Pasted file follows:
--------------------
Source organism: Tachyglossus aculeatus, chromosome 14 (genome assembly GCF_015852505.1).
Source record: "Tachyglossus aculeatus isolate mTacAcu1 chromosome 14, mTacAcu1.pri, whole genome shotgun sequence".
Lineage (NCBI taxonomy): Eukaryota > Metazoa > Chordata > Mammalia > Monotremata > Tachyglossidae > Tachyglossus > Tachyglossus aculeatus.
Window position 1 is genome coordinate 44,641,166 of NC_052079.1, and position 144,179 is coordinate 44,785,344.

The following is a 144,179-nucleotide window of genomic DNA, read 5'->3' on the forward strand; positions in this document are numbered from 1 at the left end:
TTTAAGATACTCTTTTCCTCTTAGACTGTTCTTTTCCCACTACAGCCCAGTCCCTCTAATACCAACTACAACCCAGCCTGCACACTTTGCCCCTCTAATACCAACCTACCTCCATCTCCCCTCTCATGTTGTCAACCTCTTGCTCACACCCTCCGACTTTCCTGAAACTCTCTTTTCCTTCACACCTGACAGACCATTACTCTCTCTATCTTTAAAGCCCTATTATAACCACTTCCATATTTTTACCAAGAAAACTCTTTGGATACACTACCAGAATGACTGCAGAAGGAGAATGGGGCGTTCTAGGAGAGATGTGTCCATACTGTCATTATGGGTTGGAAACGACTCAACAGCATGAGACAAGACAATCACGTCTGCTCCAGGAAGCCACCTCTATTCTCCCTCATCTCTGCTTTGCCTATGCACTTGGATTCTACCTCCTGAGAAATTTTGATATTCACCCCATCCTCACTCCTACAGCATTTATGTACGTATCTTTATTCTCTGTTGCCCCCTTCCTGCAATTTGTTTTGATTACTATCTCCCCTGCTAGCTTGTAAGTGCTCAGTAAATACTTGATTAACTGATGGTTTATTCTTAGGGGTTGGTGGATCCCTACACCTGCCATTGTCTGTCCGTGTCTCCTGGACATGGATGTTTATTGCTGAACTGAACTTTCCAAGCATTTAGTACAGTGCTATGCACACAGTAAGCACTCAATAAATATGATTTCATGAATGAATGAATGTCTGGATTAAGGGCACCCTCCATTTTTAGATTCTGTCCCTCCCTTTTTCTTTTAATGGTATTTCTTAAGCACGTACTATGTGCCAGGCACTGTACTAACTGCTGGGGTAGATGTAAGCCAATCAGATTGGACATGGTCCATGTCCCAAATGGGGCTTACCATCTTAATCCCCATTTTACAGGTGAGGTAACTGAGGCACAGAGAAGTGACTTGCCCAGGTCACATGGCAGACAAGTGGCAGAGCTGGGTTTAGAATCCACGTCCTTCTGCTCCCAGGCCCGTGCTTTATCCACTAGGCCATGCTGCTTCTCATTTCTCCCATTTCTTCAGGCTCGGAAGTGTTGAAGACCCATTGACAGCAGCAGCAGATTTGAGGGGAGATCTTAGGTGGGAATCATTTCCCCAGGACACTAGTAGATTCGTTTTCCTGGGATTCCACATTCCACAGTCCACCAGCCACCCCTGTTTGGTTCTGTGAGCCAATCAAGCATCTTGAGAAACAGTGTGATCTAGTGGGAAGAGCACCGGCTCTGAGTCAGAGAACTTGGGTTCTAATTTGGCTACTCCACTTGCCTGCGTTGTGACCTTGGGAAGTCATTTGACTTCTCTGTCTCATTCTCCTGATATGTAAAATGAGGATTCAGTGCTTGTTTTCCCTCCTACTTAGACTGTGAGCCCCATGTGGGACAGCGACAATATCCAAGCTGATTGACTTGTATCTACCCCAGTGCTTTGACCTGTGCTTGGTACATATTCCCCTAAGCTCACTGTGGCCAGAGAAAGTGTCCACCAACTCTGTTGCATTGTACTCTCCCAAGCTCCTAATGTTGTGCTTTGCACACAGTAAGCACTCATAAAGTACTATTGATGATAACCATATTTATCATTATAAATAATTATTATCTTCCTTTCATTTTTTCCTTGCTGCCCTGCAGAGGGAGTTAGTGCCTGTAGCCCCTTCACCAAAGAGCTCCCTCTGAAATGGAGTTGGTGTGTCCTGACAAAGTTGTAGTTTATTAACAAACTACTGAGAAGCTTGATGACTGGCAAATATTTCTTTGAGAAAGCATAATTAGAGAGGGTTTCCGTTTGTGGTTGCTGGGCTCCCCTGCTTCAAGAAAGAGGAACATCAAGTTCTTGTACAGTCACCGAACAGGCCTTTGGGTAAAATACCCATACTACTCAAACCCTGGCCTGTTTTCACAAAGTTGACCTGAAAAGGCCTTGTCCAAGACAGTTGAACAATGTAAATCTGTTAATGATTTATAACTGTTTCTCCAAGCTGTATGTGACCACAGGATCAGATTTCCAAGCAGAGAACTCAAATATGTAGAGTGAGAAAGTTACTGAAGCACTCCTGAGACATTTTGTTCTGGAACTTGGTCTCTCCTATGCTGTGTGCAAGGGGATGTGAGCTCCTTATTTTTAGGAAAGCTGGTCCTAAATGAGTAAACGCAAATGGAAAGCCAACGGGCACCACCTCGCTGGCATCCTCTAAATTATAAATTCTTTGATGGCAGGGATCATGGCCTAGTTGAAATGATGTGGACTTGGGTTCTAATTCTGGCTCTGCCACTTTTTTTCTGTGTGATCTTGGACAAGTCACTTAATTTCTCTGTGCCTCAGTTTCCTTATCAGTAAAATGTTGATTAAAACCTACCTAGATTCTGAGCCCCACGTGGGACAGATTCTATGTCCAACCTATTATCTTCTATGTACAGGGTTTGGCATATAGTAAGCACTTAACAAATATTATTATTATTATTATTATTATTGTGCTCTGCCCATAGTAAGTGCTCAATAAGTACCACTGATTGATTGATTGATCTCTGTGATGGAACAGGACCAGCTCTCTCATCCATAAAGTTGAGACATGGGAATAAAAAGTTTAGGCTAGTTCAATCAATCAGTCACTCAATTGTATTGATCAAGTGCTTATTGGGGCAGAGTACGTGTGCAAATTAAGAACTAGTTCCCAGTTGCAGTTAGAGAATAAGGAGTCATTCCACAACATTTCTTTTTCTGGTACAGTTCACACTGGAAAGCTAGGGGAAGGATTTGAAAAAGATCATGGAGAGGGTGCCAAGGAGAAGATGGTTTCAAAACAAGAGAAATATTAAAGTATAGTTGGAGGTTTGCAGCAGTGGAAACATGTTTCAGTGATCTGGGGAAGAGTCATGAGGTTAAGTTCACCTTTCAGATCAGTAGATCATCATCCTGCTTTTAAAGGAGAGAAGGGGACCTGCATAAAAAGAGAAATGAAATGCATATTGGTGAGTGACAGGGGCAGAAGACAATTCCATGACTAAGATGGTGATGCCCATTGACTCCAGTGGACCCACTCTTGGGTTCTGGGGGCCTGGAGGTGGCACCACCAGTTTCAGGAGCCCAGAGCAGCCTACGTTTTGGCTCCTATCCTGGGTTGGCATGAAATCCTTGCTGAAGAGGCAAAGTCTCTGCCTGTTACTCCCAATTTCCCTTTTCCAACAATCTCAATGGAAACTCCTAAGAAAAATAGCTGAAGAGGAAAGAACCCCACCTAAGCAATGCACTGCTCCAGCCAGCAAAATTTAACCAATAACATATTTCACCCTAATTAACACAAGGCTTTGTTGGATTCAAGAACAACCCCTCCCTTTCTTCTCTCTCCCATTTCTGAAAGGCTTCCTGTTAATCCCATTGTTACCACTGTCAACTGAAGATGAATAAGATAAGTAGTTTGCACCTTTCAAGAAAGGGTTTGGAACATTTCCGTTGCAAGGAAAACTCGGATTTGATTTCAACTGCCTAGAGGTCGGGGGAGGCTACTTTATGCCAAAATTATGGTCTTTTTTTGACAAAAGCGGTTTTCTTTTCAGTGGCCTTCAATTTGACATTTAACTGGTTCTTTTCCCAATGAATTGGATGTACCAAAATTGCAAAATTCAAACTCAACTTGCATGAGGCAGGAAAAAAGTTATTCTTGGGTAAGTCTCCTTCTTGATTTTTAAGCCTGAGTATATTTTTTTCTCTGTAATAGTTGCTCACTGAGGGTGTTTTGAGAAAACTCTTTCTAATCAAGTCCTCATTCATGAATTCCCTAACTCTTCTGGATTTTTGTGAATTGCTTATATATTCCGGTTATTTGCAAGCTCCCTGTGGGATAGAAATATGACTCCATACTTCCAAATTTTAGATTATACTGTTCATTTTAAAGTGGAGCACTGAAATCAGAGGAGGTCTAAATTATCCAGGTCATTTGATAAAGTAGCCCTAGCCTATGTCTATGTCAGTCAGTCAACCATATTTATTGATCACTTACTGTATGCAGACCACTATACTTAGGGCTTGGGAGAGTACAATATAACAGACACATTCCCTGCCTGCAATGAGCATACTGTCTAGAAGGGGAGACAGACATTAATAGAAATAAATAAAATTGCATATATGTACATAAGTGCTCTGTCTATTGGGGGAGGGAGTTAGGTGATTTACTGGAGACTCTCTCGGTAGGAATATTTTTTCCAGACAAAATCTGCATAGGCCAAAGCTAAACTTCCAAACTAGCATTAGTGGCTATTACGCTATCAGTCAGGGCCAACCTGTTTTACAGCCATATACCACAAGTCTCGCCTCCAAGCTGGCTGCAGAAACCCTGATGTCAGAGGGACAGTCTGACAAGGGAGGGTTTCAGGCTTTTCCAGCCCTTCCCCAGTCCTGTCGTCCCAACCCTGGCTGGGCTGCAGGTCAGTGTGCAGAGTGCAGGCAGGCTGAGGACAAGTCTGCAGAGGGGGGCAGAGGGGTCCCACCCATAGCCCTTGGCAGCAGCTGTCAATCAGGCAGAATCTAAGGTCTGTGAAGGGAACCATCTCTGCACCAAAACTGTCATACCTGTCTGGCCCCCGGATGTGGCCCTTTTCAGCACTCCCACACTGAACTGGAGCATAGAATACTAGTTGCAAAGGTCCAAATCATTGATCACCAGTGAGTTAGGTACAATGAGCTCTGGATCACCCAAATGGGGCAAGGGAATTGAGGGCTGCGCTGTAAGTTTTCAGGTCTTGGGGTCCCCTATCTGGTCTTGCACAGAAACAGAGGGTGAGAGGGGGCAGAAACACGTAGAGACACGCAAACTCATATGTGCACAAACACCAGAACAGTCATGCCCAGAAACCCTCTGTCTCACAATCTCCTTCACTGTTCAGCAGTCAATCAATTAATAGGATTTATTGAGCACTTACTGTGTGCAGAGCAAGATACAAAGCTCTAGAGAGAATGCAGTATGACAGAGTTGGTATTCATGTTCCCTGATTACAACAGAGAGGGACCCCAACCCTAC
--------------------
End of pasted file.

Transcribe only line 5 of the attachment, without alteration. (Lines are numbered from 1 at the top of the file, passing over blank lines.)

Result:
The following is a 144,179-nucleotide window of genomic DNA, read 5'->3' on the forward strand; positions in this document are numbered from 1 at the left end: